As 13,000 EU and 4,000 Non-EU Based Firms Held Accountable Under New Corporate Sustainability Due Diligence Law
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The EU Commission released a proposal for the long-awaited Corporate Sustainability Due Diligence law. The proposed law would hold companies liable for adverse human rights or environmental impacts from their direct business activities and those of their suppliers. The law also requires companies to take active preventive measures, including conducting risk assessments at least once a year and before any major business decision.
Now if breaches in duty-of-care are found within a company’s supply chain, the company will risk sanctions and lawsuits in Europe. The proposed law puts the protection of the environment and human rights at the heart of companies’ business model. “We can no longer turn a blind eye on what happens down our value chains,” said Didier Reynders, the European Union’s commissioner for justice.
"These are critically needed incentives and will be immensely impactful for workers globally. Human rights due diligence is now becoming a prerequisite to doing business globally.”
By creating high standards, the law aims to provide EU companies with more leverage to push global suppliers to improve conditions. “These are critically needed incentives and will be immensely impactful for workers globally. Human rights due diligence is now becoming a prerequisite to doing business globally,” remarked Elena Fanjul-Debnam, Labor Solutions’ CEO. “Unfortunately, until the passage of this law and similar ones in other countries, business looked at protecting human rights as something ‘they should do,’ now it is something ‘they must do.’”
“Unfortunately, until the passage of this law and similar ones in other countries, business looked at protecting human rights as something ‘they should do,’ now it is something ‘they must do.’”
Until now, a lack of legal incentives resulted in corporations ignoring human rights violations in their supply chain or focusing on surface level risk identification and removal, not remediation or prevention. At Labor Solutions, we believe remediation and prevention must be at the center of any human rights strategy. Policing suppliers and setting up a global grievance line is simply not enough. To effectively ensure human rights, companies must partner with their suppliers to improve governance, human resource systems, hiring practices and communications with workers. We are excited to see rules and regulations that support and promote this strategy.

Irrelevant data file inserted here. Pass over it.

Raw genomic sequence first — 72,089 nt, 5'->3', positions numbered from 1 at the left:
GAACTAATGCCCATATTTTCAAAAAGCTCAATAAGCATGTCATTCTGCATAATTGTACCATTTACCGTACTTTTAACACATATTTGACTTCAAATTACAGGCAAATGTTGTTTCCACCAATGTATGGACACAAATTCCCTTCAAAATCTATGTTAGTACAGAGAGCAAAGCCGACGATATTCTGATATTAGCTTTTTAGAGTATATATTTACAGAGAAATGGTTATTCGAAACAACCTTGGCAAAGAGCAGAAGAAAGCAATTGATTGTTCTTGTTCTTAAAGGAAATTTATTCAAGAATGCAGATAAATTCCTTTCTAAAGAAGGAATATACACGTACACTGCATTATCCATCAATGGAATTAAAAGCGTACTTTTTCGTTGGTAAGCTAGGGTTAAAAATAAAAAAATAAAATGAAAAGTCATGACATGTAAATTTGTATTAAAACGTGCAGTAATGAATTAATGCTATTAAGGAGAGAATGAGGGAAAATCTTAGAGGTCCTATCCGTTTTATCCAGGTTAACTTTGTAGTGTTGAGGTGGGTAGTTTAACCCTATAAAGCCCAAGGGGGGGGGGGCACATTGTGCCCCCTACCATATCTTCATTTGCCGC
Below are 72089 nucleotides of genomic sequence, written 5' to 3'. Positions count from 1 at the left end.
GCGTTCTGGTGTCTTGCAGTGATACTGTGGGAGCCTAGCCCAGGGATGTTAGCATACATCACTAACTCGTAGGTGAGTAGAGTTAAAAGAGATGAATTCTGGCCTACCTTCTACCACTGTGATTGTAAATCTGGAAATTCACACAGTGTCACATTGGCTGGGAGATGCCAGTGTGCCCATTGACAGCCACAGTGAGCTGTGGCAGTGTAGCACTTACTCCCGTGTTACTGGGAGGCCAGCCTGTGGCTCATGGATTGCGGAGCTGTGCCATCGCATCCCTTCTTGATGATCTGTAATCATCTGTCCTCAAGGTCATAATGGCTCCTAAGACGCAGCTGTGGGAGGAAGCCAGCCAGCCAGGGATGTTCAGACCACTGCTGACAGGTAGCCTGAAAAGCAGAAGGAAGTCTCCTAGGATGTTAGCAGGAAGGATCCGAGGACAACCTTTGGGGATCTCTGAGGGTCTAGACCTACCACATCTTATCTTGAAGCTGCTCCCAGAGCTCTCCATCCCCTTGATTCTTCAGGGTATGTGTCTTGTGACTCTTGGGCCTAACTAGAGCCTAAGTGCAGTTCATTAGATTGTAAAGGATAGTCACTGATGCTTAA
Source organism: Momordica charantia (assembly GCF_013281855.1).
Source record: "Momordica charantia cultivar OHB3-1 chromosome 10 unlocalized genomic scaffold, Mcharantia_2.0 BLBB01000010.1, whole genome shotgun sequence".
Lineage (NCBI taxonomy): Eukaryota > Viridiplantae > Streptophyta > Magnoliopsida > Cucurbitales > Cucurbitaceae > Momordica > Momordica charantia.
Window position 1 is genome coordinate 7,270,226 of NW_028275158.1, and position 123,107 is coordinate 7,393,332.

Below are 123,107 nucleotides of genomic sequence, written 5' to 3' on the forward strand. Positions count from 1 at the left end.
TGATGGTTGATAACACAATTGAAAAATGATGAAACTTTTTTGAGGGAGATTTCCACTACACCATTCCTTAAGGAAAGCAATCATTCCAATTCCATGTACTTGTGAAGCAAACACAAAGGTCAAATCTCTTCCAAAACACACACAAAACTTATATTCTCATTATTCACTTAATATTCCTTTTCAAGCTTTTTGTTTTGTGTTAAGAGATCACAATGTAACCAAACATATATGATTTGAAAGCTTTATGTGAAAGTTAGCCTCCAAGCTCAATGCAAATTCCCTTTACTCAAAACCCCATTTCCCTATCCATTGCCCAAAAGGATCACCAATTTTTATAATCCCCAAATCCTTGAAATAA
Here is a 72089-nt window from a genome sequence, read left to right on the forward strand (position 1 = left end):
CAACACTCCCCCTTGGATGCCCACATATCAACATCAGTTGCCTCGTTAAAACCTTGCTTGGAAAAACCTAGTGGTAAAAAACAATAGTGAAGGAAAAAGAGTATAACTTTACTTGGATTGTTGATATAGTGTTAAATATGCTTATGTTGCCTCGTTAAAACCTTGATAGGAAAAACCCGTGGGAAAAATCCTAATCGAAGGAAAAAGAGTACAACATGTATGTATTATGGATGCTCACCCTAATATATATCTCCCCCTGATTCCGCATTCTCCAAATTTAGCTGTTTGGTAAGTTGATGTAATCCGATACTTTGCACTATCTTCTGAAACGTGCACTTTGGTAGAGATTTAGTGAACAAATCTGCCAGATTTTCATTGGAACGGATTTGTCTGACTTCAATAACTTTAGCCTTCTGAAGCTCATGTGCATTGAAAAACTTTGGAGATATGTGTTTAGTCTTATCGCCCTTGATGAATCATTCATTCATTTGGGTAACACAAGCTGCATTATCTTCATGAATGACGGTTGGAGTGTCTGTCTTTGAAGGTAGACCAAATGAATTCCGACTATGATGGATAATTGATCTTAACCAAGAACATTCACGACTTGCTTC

Photo courtesy of Labor Solutions
To meet the growing need for robust human rights due diligence, Labor Solutions has launched a Human Rights Due Diligence Program. The suite of tools and advisory services include support designing and implementing scalable human rights risk assessment and improvement systems, policies, and programs in line with pending legislation in the EU, US, and Canada. Variations of our program are now functioning at scale for over a dozen brands headquartered in Europe.
Labor Solutions' supplier ownership, empowerment and improvement approach, is not only scalable, but also allows companies to tackle the problem at the source and collect unparalleled data sets. Our solutions are designed to help your business go beyond tick-box solutions and meet the intention of these laws; creating sustainable solutions customized to your business and built around respect and trust between workers, buyers, suppliers, and brands.
According to a recent article in Reuters: “The main criterion would be that a firm employs more than 500 people and has net turnover of more than 150 million euros.” This would apply to an estimated 13,000 EU and 4,000 Non-EU Based Firms. After two years, the range would be expanded to 250 employees and 40 million turnover, including smaller businesses in so-called high-impact sectors, such as textiles, food products and mining.
Since the law demands wide-scale implementation across complex supply chains, companies liable under the law need to start preparing now or face fines later. Human Rights Due Diligence legislation + mandates are increasingly becoming common place globally; businesses of all shapes and sizes should not risk falling behind.